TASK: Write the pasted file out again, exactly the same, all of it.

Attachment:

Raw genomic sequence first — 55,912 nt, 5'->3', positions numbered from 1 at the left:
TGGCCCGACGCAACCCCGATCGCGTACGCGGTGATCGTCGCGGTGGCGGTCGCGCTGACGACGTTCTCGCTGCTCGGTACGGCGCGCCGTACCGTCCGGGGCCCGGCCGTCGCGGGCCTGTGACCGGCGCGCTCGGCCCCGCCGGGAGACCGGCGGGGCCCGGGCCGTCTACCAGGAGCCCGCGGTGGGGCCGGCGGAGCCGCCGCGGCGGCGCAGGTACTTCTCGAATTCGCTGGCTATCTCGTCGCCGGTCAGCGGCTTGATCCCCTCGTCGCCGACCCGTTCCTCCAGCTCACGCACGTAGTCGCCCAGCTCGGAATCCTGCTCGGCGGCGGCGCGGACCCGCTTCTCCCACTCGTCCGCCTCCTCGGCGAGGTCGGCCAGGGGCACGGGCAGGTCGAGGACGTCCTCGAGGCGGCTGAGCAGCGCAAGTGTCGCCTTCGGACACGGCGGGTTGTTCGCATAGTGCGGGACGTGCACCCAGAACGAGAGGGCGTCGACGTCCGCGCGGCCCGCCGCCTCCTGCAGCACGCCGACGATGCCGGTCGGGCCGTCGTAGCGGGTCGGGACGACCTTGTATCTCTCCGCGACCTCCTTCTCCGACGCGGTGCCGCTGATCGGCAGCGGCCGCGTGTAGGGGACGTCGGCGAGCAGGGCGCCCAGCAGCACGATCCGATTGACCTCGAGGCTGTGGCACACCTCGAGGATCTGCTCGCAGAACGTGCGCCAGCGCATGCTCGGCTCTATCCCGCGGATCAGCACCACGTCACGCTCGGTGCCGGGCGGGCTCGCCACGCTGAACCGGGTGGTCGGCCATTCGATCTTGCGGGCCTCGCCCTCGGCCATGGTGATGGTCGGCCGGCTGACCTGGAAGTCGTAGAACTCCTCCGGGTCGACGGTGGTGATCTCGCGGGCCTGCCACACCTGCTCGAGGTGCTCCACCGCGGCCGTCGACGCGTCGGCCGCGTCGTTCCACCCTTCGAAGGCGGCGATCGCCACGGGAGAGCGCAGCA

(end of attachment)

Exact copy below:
Raw genomic sequence first — 55,912 nt, 5'->3', positions numbered from 1 at the left:
TGGCCCGACGCAACCCCGATCGCGTACGCGGTGATCGTCGCGGTGGCGGTCGCGCTGACGACGTTCTCGCTGCTCGGTACGGCGCGCCGTACCGTCCGGGGCCCGGCCGTCGCGGGCCTGTGACCGGCGCGCTCGGCCCCGCCGGGAGACCGGCGGGGCCCGGGCCGTCTACCAGGAGCCCGCGGTGGGGCCGGCGGAGCCGCCGCGGCGGCGCAGGTACTTCTCGAATTCGCTGGCTATCTCGTCGCCGGTCAGCGGCTTGATCCCCTCGTCGCCGACCCGTTCCTCCAGCTCACGCACGTAGTCGCCCAGCTCGGAATCCTGCTCGGCGGCGGCGCGGACCCGCTTCTCCCACTCGTCCGCCTCCTCGGCGAGGTCGGCCAGGGGCACGGGCAGGTCGAGGACGTCCTCGAGGCGGCTGAGCAGCGCAAGTGTCGCCTTCGGACACGGCGGGTTGTTCGCATAGTGCGGGACGTGCACCCAGAACGAGAGGGCGTCGACGTCCGCGCGGCCCGCCGCCTCCTGCAGCACGCCGACGATGCCGGTCGGGCCGTCGTAGCGGGTCGGGACGACCTTGTATCTCTCCGCGACCTCCTTCTCCGACGCGGTGCCGCTGATCGGCAGCGGCCGCGTGTAGGGGACGTCGGCGAGCAGGGCGCCCAGCAGCACGATCCGATTGACCTCGAGGCTGTGGCACACCTCGAGGATCTGCTCGCAGAACGTGCGCCAGCGCATGCTCGGCTCTATCCCGCGGATCAGCACCACGTCACGCTCGGTGCCGGGCGGGCTCGCCACGCTGAACCGGGTGGTCGGCCATTCGATCTTGCGGGCCTCGCCCTCGGCCATGGTGATGGTCGGCCGGCTGACCTGGAAGTCGTAGAACTCCTCCGGGTCGACGGTGGTGATCTCGCGGGCCTGCCACACCTGCTCGAGGTGCTCCACCGCGGCCGTCGACGCGTCGGCCGCGTCGTTCCACCCTTCGAAGGCGGCGATCGCCACGGGAGAGCGCAGCA